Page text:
With the president of the United States chomping at the bit to the get the economy going again, I expect to see many states beginning to open back up in May. There is a lot of talk about what “opening up” looks like for businesses, so I thought I’d take a stab at some suggestions/predictions for churches.
Don’t guarantee the safety of anyone’s health.
We never could in the first place. When your family is getting hit hard with the stomach flu you begin to think back to that kid in Sunday School that had a distinctly green palor to his skin tone and wonder in your mind if that’s where this stupid bug came from. Looking at the testing and data available today, I don’t see any way that a church (or business for that matter) will be able to say with certainty that no one in the building is a carrier of Covid-19.
But if this is the first time that your church members are hearing about sickness and death then I doubt you have been preaching from the Bible. God does not guarantee a life free from poverty, sickness, or pain in this life (John 16:33). The church does not traffic in such guarantees. We all live in a world of acceptable risks, from the possibility of car accidents to the possibility of catching a virus.
Some believers will need to absent themselves from the gathering longer than others.
This group falls into 2 categories: those who are susceptible to Covid-19 and those who may have been exposed to it. Pastoral wisdom would warn those “at risk” to continue being cautious until more effective treatments are available. Ultimately this is a matter of personal conscience and choice. It also seems reasonable to ask those who have been exposed to Covid-19 or are showing symptoms to keep their germs to themselves as an act of love. That’s right…be selfish with your germs.
Social distancing will still apply
Huggers…there will be no “all clear” signal. Reasonable precautions will have to be taken. I am skeptical of the effectiveness of masks, but I’m not opposed to them. And from a psychological standpoint I think that everyone wants a decent sized personal bubble when they get back to congregational worship. I expect churches will publish some kindly worded announcements to attendees about washing hands and keeping appropriate distances from each other. And pot-lucks will have to wait for a while.
Multiple services may need to be suspended
Our church only has one Sunday morning service, but we also have Sunday School and Sunday evening services. My inclination at this point would be to start back with Sunday School and Sunday morning worship and then allow time for cleaning before picking back up on Wednesday. Churches that have multiple service times have to take into account that they are moving a large group of people into the space that was just occupied by another large group without any opportunity to clean. We will all be so glad to get back to church that keeping it simple to start with shouldn’t feel like a sacrifice.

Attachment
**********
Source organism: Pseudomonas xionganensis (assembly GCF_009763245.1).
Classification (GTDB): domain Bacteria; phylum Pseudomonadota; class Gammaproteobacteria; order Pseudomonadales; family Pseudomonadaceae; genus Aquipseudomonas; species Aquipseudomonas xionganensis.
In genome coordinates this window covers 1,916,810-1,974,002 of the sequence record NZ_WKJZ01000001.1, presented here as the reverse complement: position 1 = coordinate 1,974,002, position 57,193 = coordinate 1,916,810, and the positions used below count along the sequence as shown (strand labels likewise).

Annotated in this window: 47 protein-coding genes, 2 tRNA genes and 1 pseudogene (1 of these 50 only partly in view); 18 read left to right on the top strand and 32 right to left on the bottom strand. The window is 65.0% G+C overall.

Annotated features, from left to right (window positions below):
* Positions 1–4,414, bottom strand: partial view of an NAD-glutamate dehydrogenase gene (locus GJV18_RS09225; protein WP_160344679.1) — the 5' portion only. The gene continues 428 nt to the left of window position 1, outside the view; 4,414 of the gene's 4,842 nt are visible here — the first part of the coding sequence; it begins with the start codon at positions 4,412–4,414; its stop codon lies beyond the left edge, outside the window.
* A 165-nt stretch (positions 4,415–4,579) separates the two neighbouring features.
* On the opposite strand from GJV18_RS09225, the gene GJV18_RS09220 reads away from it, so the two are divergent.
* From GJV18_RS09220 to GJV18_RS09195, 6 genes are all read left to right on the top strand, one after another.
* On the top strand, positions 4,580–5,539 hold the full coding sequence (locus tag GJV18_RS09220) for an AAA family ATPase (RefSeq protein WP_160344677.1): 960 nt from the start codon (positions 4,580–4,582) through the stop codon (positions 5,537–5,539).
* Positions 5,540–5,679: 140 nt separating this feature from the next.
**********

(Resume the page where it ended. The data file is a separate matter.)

Children’s Ministry may be slower to come online
If you can keep kids from licking, sticking things in their mouths, and generally being germ sponges, please come over and teach my children. Some parents will err on the side of caution before chucking their kids into the melee of germs that is children’s ministry. A starting point would be small group sizes where teachers can more frequently and easily encourage hand washing, physical separation, etc…
Summer activities will be difficult
This one hurts, but my suspicion is that many of these are going to be canceled or, at best, modified. We cannot recover the planning time we have lost, and it’s possible some states will still be in quarantine as the summer begins. How can anyone plan until we know what is even possible? This is going to make it really tough on facilities catering to these types of events as they rely on summer income to sustain them for the year. But we are early enough in the game to not give up prematurely. We still have VBS penciled in on the calendar!
Freedom of Conscience will be key
There needs to be a broad range of acceptable behavior for the near future. Pastorally, we want to encourage people to not make choices based on fear, but on faith. In the New Testament that principle boils down to the individual’s belief that God is pleased with both the attitude and action of the choice, which is informed by sound Scriptural principles. I expect that some people in the “at risk” category will jump back into social activity faster and more aggressively than some who are not at risk. Neither should judge, because there is no “right” answer, except the answer that is given by a heart full of truth and faith.
These really are unprecedented times we are living in, so it will be interesting to see how the summer plays out.